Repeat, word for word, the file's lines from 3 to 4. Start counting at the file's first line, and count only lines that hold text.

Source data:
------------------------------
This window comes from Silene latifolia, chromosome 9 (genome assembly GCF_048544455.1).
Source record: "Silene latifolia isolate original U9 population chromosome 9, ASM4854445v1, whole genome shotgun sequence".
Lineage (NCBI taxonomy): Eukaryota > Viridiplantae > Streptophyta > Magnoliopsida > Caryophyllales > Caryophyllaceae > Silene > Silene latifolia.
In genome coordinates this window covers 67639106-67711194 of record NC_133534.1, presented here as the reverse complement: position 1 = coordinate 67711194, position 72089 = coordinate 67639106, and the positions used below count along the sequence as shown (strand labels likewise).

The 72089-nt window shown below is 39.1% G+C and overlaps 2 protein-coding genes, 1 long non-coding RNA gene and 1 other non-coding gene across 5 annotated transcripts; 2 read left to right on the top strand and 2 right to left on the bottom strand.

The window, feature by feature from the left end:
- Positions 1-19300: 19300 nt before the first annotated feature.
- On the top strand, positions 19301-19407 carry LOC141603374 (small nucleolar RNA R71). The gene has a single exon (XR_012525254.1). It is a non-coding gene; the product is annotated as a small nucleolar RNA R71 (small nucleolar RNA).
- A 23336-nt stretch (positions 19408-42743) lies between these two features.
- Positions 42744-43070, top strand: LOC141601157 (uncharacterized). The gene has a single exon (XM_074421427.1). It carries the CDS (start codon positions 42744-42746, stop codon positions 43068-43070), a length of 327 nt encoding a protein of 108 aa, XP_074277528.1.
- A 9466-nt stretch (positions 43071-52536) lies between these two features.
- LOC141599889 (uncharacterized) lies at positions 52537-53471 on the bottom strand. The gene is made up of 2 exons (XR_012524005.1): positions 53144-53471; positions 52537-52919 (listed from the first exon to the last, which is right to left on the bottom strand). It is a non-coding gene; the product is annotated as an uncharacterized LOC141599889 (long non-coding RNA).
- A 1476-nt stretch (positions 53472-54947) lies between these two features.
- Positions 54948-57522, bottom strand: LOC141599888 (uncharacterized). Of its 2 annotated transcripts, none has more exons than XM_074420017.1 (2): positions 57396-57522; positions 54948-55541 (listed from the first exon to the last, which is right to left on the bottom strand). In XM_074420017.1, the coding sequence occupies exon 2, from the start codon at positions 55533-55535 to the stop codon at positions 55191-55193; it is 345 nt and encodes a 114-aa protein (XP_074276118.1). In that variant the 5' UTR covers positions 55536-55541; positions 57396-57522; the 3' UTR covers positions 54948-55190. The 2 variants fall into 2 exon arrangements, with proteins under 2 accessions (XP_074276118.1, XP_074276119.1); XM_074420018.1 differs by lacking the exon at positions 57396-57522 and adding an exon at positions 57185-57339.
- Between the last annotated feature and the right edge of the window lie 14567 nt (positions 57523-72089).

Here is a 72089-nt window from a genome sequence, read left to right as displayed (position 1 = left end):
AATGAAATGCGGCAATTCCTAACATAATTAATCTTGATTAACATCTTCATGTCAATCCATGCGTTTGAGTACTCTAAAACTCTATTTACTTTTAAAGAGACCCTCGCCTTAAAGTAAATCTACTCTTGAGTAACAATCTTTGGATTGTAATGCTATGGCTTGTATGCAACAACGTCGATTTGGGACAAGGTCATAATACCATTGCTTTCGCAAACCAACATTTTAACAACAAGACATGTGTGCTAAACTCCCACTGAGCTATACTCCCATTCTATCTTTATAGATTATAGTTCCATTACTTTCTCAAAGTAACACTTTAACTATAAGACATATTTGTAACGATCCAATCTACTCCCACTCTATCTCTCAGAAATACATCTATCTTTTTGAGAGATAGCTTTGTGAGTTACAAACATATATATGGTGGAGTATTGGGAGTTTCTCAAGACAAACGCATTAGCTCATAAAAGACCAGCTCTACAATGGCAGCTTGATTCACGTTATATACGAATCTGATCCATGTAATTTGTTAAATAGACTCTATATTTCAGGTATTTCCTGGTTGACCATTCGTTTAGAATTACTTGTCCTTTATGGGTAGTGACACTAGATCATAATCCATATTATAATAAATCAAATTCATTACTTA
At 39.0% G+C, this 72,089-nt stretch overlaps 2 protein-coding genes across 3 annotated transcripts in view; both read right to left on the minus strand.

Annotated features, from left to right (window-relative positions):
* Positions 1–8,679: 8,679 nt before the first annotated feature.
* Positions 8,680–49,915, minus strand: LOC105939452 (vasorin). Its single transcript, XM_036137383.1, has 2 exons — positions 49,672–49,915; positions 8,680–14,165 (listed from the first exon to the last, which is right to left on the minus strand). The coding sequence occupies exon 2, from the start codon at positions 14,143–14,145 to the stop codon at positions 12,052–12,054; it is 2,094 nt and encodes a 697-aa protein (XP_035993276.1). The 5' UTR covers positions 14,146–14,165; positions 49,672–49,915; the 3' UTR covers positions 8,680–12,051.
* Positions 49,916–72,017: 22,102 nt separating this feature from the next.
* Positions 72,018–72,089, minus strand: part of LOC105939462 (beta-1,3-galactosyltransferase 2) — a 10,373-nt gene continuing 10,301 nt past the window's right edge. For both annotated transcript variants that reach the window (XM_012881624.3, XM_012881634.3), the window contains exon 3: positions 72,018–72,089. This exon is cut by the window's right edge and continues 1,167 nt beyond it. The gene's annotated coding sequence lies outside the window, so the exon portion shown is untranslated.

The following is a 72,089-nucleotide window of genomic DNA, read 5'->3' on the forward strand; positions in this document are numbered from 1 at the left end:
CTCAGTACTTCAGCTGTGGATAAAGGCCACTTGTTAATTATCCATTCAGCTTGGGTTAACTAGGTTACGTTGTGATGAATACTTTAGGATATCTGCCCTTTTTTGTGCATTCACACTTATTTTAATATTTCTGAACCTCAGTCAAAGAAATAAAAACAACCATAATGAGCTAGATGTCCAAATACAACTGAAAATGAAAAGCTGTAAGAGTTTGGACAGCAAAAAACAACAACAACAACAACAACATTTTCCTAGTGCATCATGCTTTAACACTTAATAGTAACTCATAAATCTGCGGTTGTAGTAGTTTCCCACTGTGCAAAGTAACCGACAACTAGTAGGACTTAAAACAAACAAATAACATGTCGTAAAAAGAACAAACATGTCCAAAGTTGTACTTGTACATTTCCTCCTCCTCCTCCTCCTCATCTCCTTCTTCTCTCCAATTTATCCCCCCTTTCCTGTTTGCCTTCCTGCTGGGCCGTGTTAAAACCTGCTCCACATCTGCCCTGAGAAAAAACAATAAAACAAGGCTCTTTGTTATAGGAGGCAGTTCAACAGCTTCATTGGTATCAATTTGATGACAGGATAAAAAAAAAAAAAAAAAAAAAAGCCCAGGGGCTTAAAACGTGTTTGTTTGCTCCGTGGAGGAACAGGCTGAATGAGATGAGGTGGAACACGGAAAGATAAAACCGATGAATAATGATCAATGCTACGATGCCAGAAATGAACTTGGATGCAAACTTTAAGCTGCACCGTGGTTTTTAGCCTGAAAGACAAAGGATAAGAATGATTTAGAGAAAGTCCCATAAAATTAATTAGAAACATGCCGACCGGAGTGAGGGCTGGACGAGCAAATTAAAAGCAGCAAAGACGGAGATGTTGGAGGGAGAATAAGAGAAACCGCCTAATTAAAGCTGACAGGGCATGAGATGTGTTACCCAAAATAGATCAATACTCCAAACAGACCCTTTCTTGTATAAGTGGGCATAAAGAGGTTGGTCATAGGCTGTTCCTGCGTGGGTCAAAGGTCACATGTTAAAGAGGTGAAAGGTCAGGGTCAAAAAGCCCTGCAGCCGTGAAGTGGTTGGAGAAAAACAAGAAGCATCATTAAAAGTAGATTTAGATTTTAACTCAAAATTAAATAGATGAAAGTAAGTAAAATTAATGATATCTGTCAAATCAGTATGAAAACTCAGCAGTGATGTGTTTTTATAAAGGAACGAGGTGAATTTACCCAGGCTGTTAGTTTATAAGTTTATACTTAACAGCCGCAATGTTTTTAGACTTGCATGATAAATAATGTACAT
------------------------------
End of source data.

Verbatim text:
Lineage (NCBI taxonomy): Eukaryota > Viridiplantae > Streptophyta > Magnoliopsida > Caryophyllales > Caryophyllaceae > Silene > Silene latifolia.
In genome coordinates this window covers 67639106-67711194 of record NC_133534.1, presented here as the reverse complement: position 1 = coordinate 67711194, position 72089 = coordinate 67639106, and the positions used below count along the sequence as shown (strand labels likewise).